|Summary and Conclusions||
|This section summarizes the conclusions reached at the LMC1 Workshop, which took place at Ai's research facility on 15-17 March 2002.|
|Despite the fact that Ai ceased to operate as a commercial organization after LMC1 was announced and before the submission deadline, we managed not only to keep the Challenge alive and bring it to full conclusion, but also to hold the LMC1 Workshop, and transform the Learning Machine Challenge from a one-time event into an annual event. This achievement is particularly remarkable as it is based strictly on voluntary work. Moreover, we managed to recruit two of the top performers (Curtis Huttenhower and Shenghuo Zhu) to join the steering committee, and agree to exclude themselves from taking part as competitors of LMC2. Following is a summary of the conclusions derived from LMC1, and corresponding modifications to be implemented in LMC2.|
LMC1 was announced as an attempt to solve a very general problem: To perform well in a number of rule-based systems (“games”), the rules of which are not disclosed. The charter of the competition was also very general: “To promote original research in Artificial Intelligence”.
Nevertheless, Ai’s motivation in announcing LMC was in fact more focused and restricted: To identify and promote Machine Learning algorithms that could perform well in Language Acquisition tasks. The rationale behind the extremely broad scope of LMC1 (despite Ai’s more focused interest) was this: Restricting the competition to language acquisition problems would have naturally attracted people and organizations who specialize in language related research, while we felt that much may be gained by importing general learning algorithms (possibly applied to problems very different from language acquisition), and testing them in a language scenario.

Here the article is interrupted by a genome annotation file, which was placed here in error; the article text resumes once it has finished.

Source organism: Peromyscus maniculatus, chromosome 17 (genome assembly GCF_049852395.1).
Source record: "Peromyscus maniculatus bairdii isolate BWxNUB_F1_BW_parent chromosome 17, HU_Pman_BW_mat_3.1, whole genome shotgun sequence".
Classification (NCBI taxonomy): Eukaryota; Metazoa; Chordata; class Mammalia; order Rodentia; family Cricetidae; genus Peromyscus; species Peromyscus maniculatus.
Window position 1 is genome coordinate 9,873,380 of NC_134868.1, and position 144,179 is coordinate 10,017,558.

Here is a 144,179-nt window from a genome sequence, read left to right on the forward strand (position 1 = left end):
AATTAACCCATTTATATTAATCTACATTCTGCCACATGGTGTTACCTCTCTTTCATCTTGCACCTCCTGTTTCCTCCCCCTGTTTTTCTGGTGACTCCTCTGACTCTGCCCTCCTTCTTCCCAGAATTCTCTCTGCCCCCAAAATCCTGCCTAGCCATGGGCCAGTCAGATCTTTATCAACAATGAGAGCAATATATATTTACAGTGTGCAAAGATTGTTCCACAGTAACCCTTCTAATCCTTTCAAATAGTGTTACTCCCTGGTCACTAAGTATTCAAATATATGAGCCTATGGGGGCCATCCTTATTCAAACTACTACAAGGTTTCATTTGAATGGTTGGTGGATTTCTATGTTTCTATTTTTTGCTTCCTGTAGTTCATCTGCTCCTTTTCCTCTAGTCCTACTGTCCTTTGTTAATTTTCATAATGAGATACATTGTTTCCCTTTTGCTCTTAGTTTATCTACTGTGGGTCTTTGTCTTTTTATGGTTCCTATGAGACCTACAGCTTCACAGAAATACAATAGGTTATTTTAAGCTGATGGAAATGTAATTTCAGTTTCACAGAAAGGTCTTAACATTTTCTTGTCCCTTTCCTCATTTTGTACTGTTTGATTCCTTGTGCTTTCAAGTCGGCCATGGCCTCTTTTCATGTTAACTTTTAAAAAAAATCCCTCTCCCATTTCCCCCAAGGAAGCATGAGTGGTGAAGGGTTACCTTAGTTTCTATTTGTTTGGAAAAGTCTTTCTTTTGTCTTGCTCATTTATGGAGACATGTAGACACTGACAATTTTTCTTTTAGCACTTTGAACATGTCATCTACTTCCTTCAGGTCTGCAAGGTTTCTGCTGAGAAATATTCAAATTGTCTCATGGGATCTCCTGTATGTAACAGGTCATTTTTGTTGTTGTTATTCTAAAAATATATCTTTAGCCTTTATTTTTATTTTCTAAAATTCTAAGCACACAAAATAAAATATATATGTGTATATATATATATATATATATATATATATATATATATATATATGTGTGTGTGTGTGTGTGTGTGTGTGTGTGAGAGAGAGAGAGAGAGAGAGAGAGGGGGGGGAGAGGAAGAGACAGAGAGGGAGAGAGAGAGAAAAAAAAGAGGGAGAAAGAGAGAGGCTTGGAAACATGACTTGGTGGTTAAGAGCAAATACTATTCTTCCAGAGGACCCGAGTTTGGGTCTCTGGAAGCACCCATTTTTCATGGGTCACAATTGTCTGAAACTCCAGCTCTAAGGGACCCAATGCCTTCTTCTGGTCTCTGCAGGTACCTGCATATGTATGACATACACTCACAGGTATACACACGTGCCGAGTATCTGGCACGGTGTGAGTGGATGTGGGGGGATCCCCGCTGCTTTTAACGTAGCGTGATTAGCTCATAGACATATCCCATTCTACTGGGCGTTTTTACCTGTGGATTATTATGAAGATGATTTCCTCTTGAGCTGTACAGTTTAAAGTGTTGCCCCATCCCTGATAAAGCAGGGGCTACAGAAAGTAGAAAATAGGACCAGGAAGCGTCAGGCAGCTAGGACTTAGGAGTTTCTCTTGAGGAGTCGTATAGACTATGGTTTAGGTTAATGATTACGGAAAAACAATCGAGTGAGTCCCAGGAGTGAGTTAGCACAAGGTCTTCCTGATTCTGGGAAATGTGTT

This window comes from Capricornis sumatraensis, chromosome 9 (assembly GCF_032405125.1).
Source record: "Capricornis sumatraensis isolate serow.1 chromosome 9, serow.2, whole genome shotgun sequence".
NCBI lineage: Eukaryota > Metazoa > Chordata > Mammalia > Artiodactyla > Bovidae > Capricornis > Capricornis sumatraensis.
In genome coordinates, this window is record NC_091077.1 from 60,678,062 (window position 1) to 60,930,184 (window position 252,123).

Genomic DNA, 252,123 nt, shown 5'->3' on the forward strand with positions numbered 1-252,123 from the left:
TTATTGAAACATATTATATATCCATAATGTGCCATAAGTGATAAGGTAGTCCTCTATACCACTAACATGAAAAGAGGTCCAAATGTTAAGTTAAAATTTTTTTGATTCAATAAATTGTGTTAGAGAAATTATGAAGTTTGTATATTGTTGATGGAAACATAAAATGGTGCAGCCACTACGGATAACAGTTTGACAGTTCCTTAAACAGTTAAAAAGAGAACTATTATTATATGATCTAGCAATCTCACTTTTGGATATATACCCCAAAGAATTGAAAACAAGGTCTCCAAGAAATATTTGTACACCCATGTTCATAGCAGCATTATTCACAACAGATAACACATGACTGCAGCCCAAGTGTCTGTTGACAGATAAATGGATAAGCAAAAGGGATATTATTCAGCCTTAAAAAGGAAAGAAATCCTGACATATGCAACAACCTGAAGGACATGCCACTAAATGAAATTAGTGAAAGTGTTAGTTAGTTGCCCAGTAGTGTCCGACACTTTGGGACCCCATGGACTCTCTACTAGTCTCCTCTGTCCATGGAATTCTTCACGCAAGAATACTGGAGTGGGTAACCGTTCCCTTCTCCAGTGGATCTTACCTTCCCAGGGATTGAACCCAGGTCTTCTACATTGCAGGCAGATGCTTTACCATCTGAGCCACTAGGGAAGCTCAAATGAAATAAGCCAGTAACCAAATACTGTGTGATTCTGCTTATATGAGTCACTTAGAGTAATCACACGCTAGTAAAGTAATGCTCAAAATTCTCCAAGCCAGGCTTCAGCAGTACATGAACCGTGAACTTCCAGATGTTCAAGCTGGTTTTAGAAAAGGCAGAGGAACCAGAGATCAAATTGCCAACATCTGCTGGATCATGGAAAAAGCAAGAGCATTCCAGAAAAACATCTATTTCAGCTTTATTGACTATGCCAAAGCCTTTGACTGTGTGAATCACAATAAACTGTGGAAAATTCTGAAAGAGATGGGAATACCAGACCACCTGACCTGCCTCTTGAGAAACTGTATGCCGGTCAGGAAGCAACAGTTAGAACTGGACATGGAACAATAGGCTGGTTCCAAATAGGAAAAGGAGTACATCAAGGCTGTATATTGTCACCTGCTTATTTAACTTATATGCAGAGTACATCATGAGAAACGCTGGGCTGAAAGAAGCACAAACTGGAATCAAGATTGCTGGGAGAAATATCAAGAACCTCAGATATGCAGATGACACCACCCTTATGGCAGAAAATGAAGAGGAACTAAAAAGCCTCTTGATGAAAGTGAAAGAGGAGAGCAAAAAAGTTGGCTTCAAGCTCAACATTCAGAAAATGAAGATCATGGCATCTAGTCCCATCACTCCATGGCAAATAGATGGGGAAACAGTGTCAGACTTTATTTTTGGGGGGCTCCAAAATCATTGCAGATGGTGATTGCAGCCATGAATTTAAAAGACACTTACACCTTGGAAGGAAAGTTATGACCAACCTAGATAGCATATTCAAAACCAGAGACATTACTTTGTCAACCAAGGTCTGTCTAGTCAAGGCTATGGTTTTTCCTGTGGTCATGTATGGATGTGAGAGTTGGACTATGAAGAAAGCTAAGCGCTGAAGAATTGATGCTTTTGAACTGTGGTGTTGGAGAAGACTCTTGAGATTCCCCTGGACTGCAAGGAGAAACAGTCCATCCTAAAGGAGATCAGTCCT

This strategy proved to be frustrating and misleading to some of the participants, who ignored (perhaps with good reason) the bias towards language games, and focused on non-language problems such as Roshambo and Tron. The best example of such frustration was the use of “examples” in some of the contest games (games which provided the right response for turn n at the beginning of the input of turn n+1).
The LMC1 workshop thoroughly discussed this issue, so that LMC2 would be much more clear and explicit regarding the precise motivation and scope. It was agreed the LMC2 will be restricted to single-player language games only, while retaining the basic LMC infrastructure to allow for future competitions to focus on other scenarios such as 2-player games. This conclusion requires the creation of an additional level in the LMC protocol, providing the flexibility to employ a specialized protocol while retaining the lower level genral underlying basic LMC1 protocol.
LMC1 was attended by approximately 90 participants. We were delighted to have players from a variety of machine learning disciplines, ranging from Neural Networks to Associative learning, evolutionary and genetic algorithms.
The LMC1 workshop dedicated one full day to presentations and discussions about the algorithms employed by the participants. We found that most of the presented players shared two main characteristics:
(1) The algorithms were all based on some variation of a decision tree, constructed throughout the game, containing accumulated information about the flow of the game and various successful and failed paths.
(2) Most of the algorithms employed a number of heuristics which competed for the “right” to provide the response. In other words, instead of using a single method, the player employed several different algorithms, with some sort of top-level decision mechanism grading the various algorithms and picking the one to use in each particular turn.
The second observed principle was actually put to use and implemented by us: The engine running as HAL’s brain on the Ai site was upgraded to use a number of different heuristics, each offering a response for each turn. The choice of the response to be used is governed by the “degree